7s a winning formula for Brasenose

Brasenose came out on top as College Sevens Champions after a keenly contested tournament, with 24 teams taking part. Although the tournament, held at Iffley Road, did not quite attract the raucous crowds or breathtaking skills we are accustomed to seeing on the IRB tour although St Peter’s chunky playmaker Luke Jagoe claims he ‘’came close to a Waisale Serevi level of jazz’’. Either way, this won’t matter to the victors as they were able to reclaim some of the pride lost during their double-relegation season.

With only one team from eight pools of three, the first round saw some of the traditional heavyweights of the college leagues fall at the first hurdle. Christ Church and Keble, two teams that have enjoyed good seasons in the Premier Division of college rugby, were knocked out at the pool stage by the eventual finalists, St Hildas and Brasenose, with Brasenose sending an early warning to the other teams by scoring 78 points in their three 10 minute games. It soon became clear that the teams playing the best brand of ‘Sevens’ rugby, keeping the ball alive, avoiding contact and moving the ball laterally across the pitch waiting to find an opening, would triumph. In contrast, those teams that played in a more conventional manner of keeping the ball tight around the ruck area, driving the ball up the middle of the pitch and working through the phases would come unstuck against teams that moved the ball around the park and possessed the speed to run in tries from 40 or 50 metres. On the whole, the teams that adapted best to Sevens won their pools, often overcoming teams that had been playing in higher leagues than them in the regular season, with performance in the 15 man game not a good indicator of how a team would fare.

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As the competition heated up at the quarter final stage, some six or seven hours after the first pool match had taken place, Pembroke proved this to be true, outscoring the reigning Premier Division winners and Cuppers Champions Teddy Hall by 3 tries to 1 to win 15-7. Another team found in the lower reaches of the college leagues, St Hildas, put Oriel, the other 2012 Cuppers finalists to the sword 26-10, with the pace of Ali Shipman and George Darrah out too much for Oriel to handle. In the other quarter finals, Brasenose put in another clinical performance to run in 5 tries to dispatch New 26-5. The highest scoring quarter-final saw St Catz and Lincoln score a combined 48 points. St Catz led comfortably through tries from the aging Chris Copplestone, Ross Williamson and young prop Dean Irvine, who had the crowd on their feet with an outrageous goosestep and then proceeded to burn the Lincoln winger on the outside, to the adulation of the crowd. Clinging on for a 29-19 victory in the end, St Catz proved they are now once again a force to be reckoned with in college rugby following a double-promotion back up to the Premier Division and a narrow Cuppers semi-final defeat.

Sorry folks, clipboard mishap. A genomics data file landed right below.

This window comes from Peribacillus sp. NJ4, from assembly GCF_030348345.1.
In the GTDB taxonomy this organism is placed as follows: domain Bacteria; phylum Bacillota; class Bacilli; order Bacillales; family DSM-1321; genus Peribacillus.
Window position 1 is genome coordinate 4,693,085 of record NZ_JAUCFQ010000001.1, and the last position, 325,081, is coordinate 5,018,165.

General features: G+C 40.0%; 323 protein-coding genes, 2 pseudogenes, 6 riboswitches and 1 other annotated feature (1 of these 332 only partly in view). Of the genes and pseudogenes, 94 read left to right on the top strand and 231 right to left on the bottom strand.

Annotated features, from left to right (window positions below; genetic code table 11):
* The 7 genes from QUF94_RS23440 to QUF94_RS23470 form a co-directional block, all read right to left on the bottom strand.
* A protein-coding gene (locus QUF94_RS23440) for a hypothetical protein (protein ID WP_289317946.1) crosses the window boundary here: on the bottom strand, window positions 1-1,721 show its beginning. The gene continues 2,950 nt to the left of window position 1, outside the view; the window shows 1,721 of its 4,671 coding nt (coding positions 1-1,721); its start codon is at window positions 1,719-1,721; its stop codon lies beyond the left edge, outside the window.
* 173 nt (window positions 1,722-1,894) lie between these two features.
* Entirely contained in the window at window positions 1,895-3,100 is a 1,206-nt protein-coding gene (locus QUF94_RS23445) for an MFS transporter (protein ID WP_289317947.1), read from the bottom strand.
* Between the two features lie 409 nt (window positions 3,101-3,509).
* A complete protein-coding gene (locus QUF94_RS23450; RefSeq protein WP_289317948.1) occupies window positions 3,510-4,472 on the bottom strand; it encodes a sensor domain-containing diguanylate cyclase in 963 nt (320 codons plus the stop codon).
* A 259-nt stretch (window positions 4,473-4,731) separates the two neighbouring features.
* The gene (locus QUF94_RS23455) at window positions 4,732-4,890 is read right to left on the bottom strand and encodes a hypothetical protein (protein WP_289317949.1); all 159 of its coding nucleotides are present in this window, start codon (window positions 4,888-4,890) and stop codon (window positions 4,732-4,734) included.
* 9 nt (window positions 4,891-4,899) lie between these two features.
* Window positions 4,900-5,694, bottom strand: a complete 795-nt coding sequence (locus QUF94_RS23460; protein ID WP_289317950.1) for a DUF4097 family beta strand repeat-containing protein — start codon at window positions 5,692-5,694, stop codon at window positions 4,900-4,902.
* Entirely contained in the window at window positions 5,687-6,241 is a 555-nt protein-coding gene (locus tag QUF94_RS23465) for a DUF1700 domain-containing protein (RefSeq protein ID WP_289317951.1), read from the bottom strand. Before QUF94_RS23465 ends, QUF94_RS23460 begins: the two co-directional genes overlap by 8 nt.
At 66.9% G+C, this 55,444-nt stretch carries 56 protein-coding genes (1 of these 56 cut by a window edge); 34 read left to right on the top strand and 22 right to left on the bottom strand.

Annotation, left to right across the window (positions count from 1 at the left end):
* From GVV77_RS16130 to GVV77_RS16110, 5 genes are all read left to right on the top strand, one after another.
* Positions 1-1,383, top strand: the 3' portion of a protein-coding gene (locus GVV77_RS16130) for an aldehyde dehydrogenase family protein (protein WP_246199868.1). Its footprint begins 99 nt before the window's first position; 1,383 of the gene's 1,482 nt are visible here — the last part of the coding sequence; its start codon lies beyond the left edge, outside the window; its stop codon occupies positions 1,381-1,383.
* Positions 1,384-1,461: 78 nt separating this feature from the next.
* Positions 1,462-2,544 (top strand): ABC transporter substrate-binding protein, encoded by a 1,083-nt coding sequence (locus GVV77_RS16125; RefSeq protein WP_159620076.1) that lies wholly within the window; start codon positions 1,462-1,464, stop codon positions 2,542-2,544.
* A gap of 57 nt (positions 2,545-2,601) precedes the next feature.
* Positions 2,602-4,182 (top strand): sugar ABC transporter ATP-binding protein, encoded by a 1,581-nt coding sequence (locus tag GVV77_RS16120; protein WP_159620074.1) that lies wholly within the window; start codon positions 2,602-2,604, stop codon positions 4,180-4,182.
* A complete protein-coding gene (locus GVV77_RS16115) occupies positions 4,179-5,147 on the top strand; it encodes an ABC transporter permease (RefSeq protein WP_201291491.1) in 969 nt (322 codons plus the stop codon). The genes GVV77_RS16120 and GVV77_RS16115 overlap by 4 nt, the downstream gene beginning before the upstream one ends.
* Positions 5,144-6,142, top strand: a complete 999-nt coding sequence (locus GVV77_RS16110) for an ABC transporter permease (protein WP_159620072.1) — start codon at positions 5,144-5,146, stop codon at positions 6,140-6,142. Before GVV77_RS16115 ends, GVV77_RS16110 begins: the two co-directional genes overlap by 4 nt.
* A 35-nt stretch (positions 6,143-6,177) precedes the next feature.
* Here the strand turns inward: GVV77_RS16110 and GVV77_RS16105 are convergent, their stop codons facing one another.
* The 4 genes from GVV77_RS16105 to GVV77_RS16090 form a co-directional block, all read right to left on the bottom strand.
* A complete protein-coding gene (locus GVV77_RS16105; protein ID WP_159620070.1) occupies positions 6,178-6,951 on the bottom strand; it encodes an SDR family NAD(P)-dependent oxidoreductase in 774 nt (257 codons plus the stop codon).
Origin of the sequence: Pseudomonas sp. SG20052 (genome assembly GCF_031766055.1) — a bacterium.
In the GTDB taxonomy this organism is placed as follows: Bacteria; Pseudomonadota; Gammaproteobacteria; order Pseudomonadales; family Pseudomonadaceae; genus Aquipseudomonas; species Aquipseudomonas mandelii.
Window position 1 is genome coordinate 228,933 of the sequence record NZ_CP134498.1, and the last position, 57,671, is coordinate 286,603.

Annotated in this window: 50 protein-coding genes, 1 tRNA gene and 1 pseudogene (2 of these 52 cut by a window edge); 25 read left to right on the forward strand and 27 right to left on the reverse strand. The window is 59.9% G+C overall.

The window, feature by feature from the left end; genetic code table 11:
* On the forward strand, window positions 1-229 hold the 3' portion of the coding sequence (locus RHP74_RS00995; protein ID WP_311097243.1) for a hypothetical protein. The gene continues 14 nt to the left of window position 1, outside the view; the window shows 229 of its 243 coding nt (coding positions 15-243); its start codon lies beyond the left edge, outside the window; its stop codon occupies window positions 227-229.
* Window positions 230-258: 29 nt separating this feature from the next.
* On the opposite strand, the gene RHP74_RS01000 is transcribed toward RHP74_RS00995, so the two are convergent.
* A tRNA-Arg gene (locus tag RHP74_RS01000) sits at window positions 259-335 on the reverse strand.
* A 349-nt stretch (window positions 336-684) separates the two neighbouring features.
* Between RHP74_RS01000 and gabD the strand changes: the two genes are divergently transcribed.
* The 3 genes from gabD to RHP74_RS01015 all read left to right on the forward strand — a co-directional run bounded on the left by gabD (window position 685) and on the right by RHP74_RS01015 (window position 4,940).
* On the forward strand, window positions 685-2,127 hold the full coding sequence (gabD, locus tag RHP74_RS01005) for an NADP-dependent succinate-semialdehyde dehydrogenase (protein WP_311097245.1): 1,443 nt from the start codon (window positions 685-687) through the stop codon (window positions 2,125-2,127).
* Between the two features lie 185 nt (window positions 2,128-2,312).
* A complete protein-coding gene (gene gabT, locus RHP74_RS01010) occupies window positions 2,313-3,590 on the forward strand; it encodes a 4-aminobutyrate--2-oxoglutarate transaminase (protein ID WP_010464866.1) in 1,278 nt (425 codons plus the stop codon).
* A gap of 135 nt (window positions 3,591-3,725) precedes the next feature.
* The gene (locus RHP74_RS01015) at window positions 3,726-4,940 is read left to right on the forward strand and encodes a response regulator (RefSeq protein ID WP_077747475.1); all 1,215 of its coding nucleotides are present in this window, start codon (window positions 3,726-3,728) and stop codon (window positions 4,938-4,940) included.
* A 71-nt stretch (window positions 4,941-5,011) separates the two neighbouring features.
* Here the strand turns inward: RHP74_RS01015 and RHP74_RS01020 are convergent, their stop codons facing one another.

In the first semi-final, Pembroke came out the victors over St Catz in a topsy-turvy game. Leading by a couple of scores at half-time, after some telling runs from Will Rowlands, Pembroke struggled in the second half, with St Catz striking back to gain the lead with a couple of minutes left. However, on the last play of the game, a speculative pass saw Pembroke intercept and score under the posts to win a thriller 33-26. The second semi-final proved to be just as exciting, with Brasenose and St Hildas, the two teams that had looked the most dangerous throughout the early stages going toe to toe. In what was probably the game of the tournament, Brasenose emerged as winners 19-12, but it really could have gone either way. After this, the final was somewhat of an anti-climax. In the end, Brasenose ran out as winners quite comfortably by 26 points to 7, with double try-scorer Ben Claxton playing a starring role.

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What was most encouraging about the tournament is that it showed the strength in depth of rugby in Oxford. Colleges not necessarily seen as ‘rugby colleges’ and those that had not fared particularly well in the league of Cuppers flourished. None of the four semi-finalists competed at the top end of the Premier Division this season, and with decent teams such as Christ Church, Univ and Exeter failing to make it out of the group stages, next season certainly promises to be one in which more teams than ever compete for places at the top of the tree. If the form showed by some of the teams during this Sevens tournament is carried over into the regular season next term, college rugby will no longer be defined by the dominance of a Teddy Hall-Keble dichotomy. Special mention should go to OURFC for organizing such a successful event, and with around 200 players taking part, there is certainly scope for more Sevens to be played in Trinity term, provided finalists can be persuaded to leave the library.